A few PMQs ago, David Cameron claimed that “under the Conservatives, we won the Cold War.” That was off putting enough but what I found most reprehensible was his continuation: “and we all remember who was wearing the CND badges at the time!” This was met with jeering, laughter and finger pointing from the Tory benches. It was vile. Nuclear weapons are uneconomical, unusable and unethical and to be mocked for campaigning for their removal sums up that we still face a very nasty opposition.
Cameroon soundbites aside, it raised a far more important issue. One of the leading members of the Campaign for Nuclear Disarmament was also a leader of our party. Since Michael Foot resigned the leadership, the Labour Party has transformed in its position from supporting unilateralist disarmament to the continual renewal of Trident. During the Cold War perhaps it was arguable that nuclear weapons acted as a deterrent. This is the only justification for possessing them, and even that’s based on the notion of “you destroy our country, we’ll destroy yours, and the planet in the process.”
I’m aware that suggesting nuclear disarmament is the kind of idealism that kept Labour out of power in the Foot days, but it makes sense. Trident renewal will cost £97 billion. Think what £97 billion could bring to the NHS. Think how many people could be lifted out of poverty with £97 billion. This money is being wasted as Trident itself can never be used. No Labour, Tory or Lib Dem government would ever attack a country on such a scale and despoil the environment for centuries. And Trident doesn’t even defend us. Any nuclear weapons being developed by a ‘rogue state’ can be destroyed using conventional weapons. They are what Paul Smith rightly describes as “vanity weapons.”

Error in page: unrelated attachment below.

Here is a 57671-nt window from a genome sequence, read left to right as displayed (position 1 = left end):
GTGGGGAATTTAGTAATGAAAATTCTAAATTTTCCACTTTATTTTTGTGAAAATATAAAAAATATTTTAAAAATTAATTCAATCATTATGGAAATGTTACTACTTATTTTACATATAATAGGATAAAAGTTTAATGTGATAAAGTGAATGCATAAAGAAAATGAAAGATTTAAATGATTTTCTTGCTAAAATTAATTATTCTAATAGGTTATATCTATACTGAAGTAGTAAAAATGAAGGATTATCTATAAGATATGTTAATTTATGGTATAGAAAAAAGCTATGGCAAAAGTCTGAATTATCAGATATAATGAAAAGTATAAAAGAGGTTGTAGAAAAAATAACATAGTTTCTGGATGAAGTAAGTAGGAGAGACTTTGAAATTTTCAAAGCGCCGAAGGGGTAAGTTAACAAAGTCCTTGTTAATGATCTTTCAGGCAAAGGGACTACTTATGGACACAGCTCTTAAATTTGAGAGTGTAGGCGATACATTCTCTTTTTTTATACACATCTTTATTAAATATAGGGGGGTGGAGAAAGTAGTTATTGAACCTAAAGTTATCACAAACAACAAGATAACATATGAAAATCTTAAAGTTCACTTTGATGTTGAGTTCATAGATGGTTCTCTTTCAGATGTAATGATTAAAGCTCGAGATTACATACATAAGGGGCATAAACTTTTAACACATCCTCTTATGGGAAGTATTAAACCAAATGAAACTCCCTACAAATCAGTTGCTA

Despite Michael Foot’s campaign for unilateralist disarmament, rearmament has historically been a Labour policy. As Tony Benn says in his diaries: “Attlee built the bomb, Chevaline was endorsed by Callaghan and now were coming along with Trident.”
After Hiroshima, the world said never again. To stay true to this, we need a world without nuclear weapons. The current process of multilateral disarmament is, and will continue to be, expensive and arduous. Nothing sends a clearer and more principled message than adopting a policy of unilateral disarmament. We’ll be better off economically and just as safe internationally and personally; despite Tory scoffs, I’d like to see Labour politicians wearing CND badges again.
At the moment, Britain is a small island trying to prove it’s might with big missiles. It’s pure Freud.